I find technology such as Mathematica lends itself nicely to alternative methods of instructional delivery such as Process Oriented Guided Inquiry Learning and the Flipped Classroom. I use both of these methods in entry-level and upper-level undergraduate classes with reasonable success. To that end, I would strongly suggest that you consider the role of traditional lecturing in a technology-driven instructional environment. Depending on your comfort level with technology (and I assume folks visiting SE have some degree of comfort) then my first suggestion is

Move all lecture-based delivery to on-line

Lectures typically are efficient means for instructors to deliver facts and information. It is often fast-paced, making it difficult for some students to record and retain the information, and tests everyone's attention spans. By moving lectures on to a pre-recorded youtube video, the material is available for students when they want to learn and provides them an opportunity to review the information whenever it is necessary.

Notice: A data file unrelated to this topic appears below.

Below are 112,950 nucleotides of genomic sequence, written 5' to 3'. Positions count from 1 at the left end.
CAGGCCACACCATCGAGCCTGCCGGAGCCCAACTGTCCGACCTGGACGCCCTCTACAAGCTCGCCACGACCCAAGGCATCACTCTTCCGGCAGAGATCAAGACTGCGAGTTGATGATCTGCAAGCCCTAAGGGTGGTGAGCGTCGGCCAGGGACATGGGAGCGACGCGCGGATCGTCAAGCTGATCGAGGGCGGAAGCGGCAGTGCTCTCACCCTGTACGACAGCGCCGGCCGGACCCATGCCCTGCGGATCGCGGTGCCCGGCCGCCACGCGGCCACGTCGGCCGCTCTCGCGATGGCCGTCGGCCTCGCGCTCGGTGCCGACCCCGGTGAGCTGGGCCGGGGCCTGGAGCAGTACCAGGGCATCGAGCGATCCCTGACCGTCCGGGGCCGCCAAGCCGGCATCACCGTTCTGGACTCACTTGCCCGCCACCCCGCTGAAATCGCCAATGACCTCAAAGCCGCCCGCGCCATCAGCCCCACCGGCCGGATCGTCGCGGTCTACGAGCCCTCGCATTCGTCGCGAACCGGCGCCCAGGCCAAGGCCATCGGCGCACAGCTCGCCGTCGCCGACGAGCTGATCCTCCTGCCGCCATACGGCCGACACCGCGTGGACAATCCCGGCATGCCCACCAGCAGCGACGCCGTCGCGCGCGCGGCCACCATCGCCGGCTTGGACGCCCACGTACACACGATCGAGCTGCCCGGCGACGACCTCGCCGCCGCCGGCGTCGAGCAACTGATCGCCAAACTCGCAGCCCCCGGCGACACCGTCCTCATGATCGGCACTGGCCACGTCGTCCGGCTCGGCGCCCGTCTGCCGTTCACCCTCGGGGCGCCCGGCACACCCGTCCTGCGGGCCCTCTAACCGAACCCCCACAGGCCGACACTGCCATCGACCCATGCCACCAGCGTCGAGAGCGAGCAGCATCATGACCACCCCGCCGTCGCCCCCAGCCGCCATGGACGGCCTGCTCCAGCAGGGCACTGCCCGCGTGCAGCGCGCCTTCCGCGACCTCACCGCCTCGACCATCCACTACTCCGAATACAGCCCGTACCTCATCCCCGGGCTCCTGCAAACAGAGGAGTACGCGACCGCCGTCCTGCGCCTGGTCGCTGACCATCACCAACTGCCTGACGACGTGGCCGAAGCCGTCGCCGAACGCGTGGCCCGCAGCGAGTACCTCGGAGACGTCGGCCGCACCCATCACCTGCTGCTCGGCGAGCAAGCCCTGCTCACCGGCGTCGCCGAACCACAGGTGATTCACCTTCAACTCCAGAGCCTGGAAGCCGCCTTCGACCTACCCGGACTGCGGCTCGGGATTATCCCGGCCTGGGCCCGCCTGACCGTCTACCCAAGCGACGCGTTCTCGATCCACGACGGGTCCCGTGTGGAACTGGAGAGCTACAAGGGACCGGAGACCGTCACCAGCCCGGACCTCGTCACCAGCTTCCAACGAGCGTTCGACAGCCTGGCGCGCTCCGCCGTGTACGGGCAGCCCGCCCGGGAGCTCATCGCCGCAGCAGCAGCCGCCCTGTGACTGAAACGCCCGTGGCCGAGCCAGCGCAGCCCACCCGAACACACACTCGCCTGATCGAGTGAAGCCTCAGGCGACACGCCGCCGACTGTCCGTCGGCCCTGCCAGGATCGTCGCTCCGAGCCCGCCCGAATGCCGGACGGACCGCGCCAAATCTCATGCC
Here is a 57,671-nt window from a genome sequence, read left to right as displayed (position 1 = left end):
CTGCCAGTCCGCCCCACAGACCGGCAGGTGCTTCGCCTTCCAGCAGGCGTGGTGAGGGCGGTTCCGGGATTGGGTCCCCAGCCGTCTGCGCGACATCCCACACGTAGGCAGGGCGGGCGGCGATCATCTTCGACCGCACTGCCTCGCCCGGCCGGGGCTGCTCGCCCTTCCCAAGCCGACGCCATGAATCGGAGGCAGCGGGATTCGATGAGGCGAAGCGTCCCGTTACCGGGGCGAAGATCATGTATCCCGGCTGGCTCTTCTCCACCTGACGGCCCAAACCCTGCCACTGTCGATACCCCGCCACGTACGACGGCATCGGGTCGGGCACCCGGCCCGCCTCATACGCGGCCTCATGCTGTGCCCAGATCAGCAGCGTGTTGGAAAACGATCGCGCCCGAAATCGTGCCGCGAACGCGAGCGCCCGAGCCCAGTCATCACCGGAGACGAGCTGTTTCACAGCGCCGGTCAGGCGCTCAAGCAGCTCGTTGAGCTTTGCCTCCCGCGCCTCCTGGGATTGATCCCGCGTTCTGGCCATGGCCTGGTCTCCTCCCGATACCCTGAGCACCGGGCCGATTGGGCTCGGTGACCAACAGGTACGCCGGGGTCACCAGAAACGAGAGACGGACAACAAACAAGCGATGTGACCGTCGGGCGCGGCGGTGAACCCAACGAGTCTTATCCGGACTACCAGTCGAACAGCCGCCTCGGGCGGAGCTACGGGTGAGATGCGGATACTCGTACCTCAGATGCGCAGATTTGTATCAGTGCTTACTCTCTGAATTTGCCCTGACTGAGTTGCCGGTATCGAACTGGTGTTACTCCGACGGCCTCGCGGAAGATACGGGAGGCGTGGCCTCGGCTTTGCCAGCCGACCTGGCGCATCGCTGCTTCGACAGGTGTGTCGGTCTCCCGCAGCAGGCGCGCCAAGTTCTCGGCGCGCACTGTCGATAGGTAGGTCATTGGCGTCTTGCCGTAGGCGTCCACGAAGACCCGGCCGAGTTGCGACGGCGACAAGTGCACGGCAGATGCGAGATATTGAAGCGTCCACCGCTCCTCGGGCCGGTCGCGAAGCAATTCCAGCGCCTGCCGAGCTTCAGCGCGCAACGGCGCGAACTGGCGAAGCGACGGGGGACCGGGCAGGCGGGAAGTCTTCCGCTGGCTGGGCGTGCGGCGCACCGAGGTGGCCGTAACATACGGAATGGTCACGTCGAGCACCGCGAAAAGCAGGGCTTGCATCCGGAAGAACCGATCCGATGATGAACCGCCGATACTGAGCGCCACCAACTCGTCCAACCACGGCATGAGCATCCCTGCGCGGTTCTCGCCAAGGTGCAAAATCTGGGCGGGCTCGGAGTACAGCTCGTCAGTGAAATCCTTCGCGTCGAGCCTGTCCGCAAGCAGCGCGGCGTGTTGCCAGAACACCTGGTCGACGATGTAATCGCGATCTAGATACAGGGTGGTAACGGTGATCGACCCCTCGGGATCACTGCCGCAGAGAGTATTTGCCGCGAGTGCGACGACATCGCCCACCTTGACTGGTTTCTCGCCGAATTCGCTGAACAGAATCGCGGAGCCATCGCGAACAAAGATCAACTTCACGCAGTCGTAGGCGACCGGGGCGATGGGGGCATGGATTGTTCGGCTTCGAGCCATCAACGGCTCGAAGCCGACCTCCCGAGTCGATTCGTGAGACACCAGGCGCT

Moving the lecture out of the classroom allows for more time for (a) student-teacher interactions and (b) active learning on the part of the students. I find that Mathematica tools built on the Manipulate platform facilitate both of these actions. In addition to moving lectures out of the classroom and on-line, I have found value in

Developing on-line activities

At the risk of being flamed for using this answer to advertise my work, an example of an activity I expect students to do on their own is here. I have found that the PREDICT/DESCRIBE/EXPLAIN method of activity design is most beneficial to students as it provides a easy to follow workflow. Keeping this model in mind when I generate activities has helped me (I think) avoid overuse of technology and all the flashy bells-and-whistles that detract from student learning. The time I would have spent lecturing in class I can now use to answer questions that students have about the activity they performed or video they viewed prior to attending class (and also conduct a quiz to assess how effective these out-of-class activities were).